PAST FELLOWS & MENTORS
Rodrigo Bellott was born in Santa Cruz, Bolivia. His breakout film, Sexual Dependency, won over 15 awards in over 65 film festivals around the world and was also Bolivia’s first film competing for “Best Foreign Language Film” at the 2004 Academy Awards. VARIETY magazine named Bellott as one of the “TOP TEN Latin American Talents to Watch”.
Bellott worked with Mentor, filmmaker Silas Howard on the film adaptation of his play Tu Me Manques, that explores contemporary queer identity in the moment of historical change in contrast with the current situations in other parts of the world.
Monstah Black is a multi-disciplinary performing artist and educator and has accumulated numerous awards including the Tom Murrine Performance Award and the BRIC Media Arts Fellowship. He has taught and performed internationally with various dance companies as well as with his own work. He is currently working on a dance film project called “Cotton” sponsored by New York Foundation for the Arts.
Monstah worked with Mentor, dancer and choreographer Arthur Aviles on a performance project entitled HYPERBOLIC!.
CAROLINE WELLS CHANDLER
Caroline Wells Chandler is a MFA recipient in painting at the Yale School of Art where he was awarded the Ralph Mayer Prize for proficiency in materials and techniques. With shows nationally and internationally, Chandler’s latest body of work entitled “The Best Little Whore House in Texas” opened in fall of 2016 at Roberto Paradise Gallery in San Juan, PR.
Chandler worked with Mentor, visual artist Angela Dufresne on a series of crocheted figurative works and resin paintings.
Erin Greenwell wrote and directed the feature film My Best Day, which premiered at the Sundance Film Festival in 2012. Her other directing endeavors include Oh Come On, a punk DIY performance video for Kathleen Hanna’s band The Julie Ruin and The Golden Age of Hustlers, featuring Justin Vivian Bond’s remake of the iconic song written by legendary punk chanteuse Bambi Lake. In 2006, Greenwell formed Smithy Productions, a production company, with the aim of cultivating talents from the queer/independent art community under the umbrella of narrative and documentary storytelling.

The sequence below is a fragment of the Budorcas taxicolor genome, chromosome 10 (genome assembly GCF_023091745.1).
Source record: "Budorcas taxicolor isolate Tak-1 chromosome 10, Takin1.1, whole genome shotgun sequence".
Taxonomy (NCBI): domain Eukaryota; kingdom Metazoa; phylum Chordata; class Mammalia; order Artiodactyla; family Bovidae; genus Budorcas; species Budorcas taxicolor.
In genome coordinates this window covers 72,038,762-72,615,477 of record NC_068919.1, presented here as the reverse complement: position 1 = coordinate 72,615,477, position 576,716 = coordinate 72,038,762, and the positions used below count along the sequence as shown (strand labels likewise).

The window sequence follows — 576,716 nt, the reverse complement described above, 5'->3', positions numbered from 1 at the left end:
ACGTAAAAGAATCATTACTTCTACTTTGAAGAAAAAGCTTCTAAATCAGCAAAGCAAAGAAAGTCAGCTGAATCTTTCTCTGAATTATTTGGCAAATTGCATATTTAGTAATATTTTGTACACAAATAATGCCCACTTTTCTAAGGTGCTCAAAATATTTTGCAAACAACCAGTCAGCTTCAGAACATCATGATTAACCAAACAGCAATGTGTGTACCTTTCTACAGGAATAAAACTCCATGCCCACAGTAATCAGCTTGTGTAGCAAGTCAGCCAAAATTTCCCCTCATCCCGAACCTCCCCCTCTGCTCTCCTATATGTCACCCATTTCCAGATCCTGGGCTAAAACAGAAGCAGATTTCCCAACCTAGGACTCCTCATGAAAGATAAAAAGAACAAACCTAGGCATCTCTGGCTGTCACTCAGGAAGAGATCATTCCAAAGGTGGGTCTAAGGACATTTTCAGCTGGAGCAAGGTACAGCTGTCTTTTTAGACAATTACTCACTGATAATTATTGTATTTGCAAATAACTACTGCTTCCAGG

Greenwell worked with Mentor, director and screenwriter Stacie Passonto to develop her narrative feature length script, The Flight Deck, based on the butch/femme lesbian bar scene in Buffalo, NY during the 1950s.
Doron Langberg was born in Israel, and currently lives and works in Queens, NY. He received his MFA from Yale University and holds a BFA from the University of Pennsylvania and a Certificate from PAFA. He is a recipient of the Elizabeth Greenshields Foundation Grant and the Yale Schoelkopf Travel Prize, named as a NYFA Painting Finalist. Langberg’s work was featured in New American Paintings and is in the permanent collection of the PAFA Museum.
Langberg worked with Mentor, visual artist and writer Avram Finkelstein on a series of paintings.
Jake Matkov writes poetry in Brooklyn, NY where he teaches first year writing and is the coordinator of the English / Creative Writing graduate programs at LIU Brooklyn. He is a co-founding editor of visceral brooklyn and his poems have been published in fields magazine, voicemail poems, Maudlin House, those that this, Downtown Brooklyn and others. He received his BA from Arcadia University and his MA and MFA both at LIU Brooklyn.
Matkov worked with Mentor, author Jaime Manrique on a manuscript of poems examining the experience of trauma.
Mylo Mendez is a Texas-born video artist currently based in Brooklyn. Hir work uses humor, narrative, and characters with aberrant bodies to navigate identity, social and geographical borders, and history. Mendez has been featured in group shows in New York City and Austin. Ze received hir MFA from Parsons The New School for Design.
Mendez worked with Mentor, filmmaker Thomas Allen Harris on a film about the intersection of trans and punk identities and communities in New York City.
EVA PESKIN & JUSTINE WILLIAMS
Eva Peskin & Justine Williams are interdisciplinary artists, performers and culture producers. Joint project, Nothing to See Here is perfect example of their use of civic multi-media performance engaging audience-participants dystopia (co-created with Vanessa Gilbert). Peskin is a member of ANIMALS Performance Group and teaches critical media literacy with The Learning About Multimedia Project while Williams is working on New Mystical Readers, a series of queer vision quests incorporating Jungian archetype theories, quizzes, collage, and stop-motion video.
Peskin and Williams worked with Mentor, playwright, director and dramaturg Talvin Wilks on a performance that rethinks the oath of the first Boy Scout Handbook entitled Queer Scouts, questioning accountability, community service and self development with an ethical lens rooted in queer, feminist and anti-racist thought.
Hugh Ryan is a writer and curator in New York City, whose work focuses on queer politics, culture, and history. He is the Founding Director of the Pop-Up Museum of Queer History, sits on the Board of QED: A Journal in GLBTQ Worldmaking, and has an MFA in Creative Nonfiction from Bennington.